In Krishna, we suddenly decided that we could afford to reduce interest rates and continue with life as usual. Does that mean that we were charging more? How do we tread the fine line between trying to seek “what the market can pay” price and not appear greedy?

The reason why we should not appear greedy is not because we should not make money and lead a comfortable life, but because we have positioned ourselves as institutions that work exclusively with the poor and towards the eradication of poverty and empowerment of women. If that is the positioning, we should not be seen as seeking excessive returns from the poor to lead a lavish lifestyle.

The signals in Krishna, Nizamabad, Kolar and Idukki are about the mismatch between the lofty objectives, our target clients on one hand, and the amount of returns and overnight wealth we are getting on the other. These are larger signals. We need a macro response and not an isolated, insulated response. We should be seen as “responsible” lenders and be seen more aligned to the larger public sector banks rather than be called white-collared moneylenders.

Good boys in bed with bad

The microfinance sector in general has a false sense of solidarity. The good boys constantly stand up for the bad boys in case of a crisis. This is a peculiar syndrome. If there is bad name for microfinance on account of a bad egg, it affects us. Therefore if there is an organisation we do not like, we still support them because it might affect us.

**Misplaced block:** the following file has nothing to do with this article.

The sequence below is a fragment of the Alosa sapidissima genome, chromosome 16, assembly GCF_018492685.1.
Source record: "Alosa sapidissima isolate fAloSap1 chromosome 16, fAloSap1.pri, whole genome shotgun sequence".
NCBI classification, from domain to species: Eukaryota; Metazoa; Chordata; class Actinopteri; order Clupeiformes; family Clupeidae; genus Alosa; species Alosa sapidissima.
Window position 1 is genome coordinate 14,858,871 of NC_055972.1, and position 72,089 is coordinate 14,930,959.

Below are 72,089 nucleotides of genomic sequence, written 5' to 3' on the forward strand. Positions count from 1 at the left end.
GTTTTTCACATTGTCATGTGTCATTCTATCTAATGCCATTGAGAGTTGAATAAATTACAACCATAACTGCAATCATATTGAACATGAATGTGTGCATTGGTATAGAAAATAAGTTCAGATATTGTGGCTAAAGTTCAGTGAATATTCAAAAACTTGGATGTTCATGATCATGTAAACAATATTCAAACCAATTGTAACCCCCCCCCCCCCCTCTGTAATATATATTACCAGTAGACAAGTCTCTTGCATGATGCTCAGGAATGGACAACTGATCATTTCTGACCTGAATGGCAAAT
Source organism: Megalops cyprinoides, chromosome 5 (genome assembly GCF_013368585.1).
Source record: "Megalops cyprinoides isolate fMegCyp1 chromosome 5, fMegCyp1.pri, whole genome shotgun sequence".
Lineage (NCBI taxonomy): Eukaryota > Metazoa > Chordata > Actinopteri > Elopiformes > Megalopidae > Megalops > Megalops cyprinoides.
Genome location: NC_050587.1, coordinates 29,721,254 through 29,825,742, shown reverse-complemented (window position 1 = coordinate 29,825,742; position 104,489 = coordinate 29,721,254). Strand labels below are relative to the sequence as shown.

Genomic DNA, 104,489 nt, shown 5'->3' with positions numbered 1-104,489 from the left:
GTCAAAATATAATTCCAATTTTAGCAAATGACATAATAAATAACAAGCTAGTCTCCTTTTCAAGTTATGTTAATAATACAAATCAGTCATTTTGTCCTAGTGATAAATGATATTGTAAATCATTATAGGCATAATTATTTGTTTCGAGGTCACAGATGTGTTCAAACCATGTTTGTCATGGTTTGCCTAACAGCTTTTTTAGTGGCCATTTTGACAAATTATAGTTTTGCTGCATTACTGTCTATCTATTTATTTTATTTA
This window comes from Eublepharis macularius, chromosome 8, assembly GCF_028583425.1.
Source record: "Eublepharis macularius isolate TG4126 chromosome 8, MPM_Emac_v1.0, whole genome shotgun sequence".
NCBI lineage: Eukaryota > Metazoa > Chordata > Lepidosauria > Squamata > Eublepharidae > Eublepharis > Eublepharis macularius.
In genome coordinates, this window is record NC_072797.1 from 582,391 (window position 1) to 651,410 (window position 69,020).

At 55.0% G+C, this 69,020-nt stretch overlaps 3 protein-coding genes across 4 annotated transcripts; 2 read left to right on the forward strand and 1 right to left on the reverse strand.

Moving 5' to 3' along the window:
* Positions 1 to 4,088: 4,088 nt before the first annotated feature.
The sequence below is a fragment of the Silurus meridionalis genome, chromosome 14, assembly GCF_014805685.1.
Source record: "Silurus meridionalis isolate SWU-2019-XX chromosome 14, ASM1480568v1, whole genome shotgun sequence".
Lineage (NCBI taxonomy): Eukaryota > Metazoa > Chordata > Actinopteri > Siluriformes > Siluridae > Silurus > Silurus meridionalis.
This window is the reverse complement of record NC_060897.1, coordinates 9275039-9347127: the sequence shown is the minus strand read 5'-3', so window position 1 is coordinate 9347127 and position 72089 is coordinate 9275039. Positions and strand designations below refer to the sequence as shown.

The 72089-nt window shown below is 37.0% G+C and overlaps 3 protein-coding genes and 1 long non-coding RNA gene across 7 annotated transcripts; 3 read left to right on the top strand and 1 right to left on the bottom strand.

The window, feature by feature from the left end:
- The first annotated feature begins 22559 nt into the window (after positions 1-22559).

So the good boys think they need to protect the “sector”. The good boys think that they are using the bad boys to build the numbers and show how big and influential they are, and the bad boys are shooting under the cover of good boys. It is time that some of the leaders of microfinance stood up and called a spade a spade. We are afraid to raise questions about “successful” and “powerful” people because it might affect us. While that is a good short-term view, it is going to hit us badly in the long run. We hope that if we form an industry association and evolve a code of conduct, the entire problem would be solved. It is just a matter of getting together, putting our heads together and making pledges about being transparent, non-exploitative and treating the poor client with dignity.